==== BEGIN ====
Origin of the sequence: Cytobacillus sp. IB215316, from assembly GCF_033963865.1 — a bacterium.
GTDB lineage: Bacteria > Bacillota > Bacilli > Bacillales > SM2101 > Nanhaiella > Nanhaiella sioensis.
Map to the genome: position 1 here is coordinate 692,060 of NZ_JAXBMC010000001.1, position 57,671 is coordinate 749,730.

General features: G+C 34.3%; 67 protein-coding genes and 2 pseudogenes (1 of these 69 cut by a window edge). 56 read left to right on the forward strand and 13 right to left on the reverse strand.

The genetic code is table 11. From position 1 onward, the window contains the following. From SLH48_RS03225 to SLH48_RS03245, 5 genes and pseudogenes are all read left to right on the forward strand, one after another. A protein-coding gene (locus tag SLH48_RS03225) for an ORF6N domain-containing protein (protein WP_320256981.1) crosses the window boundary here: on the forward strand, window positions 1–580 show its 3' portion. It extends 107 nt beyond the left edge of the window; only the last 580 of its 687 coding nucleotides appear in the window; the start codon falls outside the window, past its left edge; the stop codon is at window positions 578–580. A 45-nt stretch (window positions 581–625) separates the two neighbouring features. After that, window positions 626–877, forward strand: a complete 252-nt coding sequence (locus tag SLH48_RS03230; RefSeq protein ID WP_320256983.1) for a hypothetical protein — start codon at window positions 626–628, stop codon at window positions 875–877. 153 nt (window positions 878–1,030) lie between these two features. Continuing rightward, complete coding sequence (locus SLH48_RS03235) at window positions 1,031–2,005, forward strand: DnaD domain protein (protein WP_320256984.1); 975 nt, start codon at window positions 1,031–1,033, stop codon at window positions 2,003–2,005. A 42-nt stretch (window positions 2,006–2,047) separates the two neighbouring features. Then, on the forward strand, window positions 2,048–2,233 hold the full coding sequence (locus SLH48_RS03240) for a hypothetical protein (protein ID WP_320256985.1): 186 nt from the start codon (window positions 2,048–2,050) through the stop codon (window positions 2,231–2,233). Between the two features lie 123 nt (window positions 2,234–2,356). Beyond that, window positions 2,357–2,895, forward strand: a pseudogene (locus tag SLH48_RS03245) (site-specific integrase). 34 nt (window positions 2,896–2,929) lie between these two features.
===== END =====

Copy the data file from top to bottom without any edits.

Origin of the sequence: Cytobacillus sp. IB215316, from assembly GCF_033963865.1 — a bacterium.
GTDB lineage: Bacteria > Bacillota > Bacilli > Bacillales > SM2101 > Nanhaiella > Nanhaiella sioensis.
Map to the genome: position 1 here is coordinate 692,060 of NZ_JAXBMC010000001.1, position 57,671 is coordinate 749,730.

General features: G+C 34.3%; 67 protein-coding genes and 2 pseudogenes (1 of these 69 cut by a window edge). 56 read left to right on the forward strand and 13 right to left on the reverse strand.

The genetic code is table 11. From position 1 onward, the window contains the following. From SLH48_RS03225 to SLH48_RS03245, 5 genes and pseudogenes are all read left to right on the forward strand, one after another. A protein-coding gene (locus tag SLH48_RS03225) for an ORF6N domain-containing protein (protein WP_320256981.1) crosses the window boundary here: on the forward strand, window positions 1–580 show its 3' portion. It extends 107 nt beyond the left edge of the window; only the last 580 of its 687 coding nucleotides appear in the window; the start codon falls outside the window, past its left edge; the stop codon is at window positions 578–580. A 45-nt stretch (window positions 581–625) separates the two neighbouring features. After that, window positions 626–877, forward strand: a complete 252-nt coding sequence (locus tag SLH48_RS03230; RefSeq protein ID WP_320256983.1) for a hypothetical protein — start codon at window positions 626–628, stop codon at window positions 875–877. 153 nt (window positions 878–1,030) lie between these two features. Continuing rightward, complete coding sequence (locus SLH48_RS03235) at window positions 1,031–2,005, forward strand: DnaD domain protein (protein WP_320256984.1); 975 nt, start codon at window positions 1,031–1,033, stop codon at window positions 2,003–2,005. A 42-nt stretch (window positions 2,006–2,047) separates the two neighbouring features. Then, on the forward strand, window positions 2,048–2,233 hold the full coding sequence (locus SLH48_RS03240) for a hypothetical protein (protein ID WP_320256985.1): 186 nt from the start codon (window positions 2,048–2,050) through the stop codon (window positions 2,231–2,233). Between the two features lie 123 nt (window positions 2,234–2,356). Beyond that, window positions 2,357–2,895, forward strand: a pseudogene (locus tag SLH48_RS03245) (site-specific integrase). 34 nt (window positions 2,896–2,929) lie between these two features.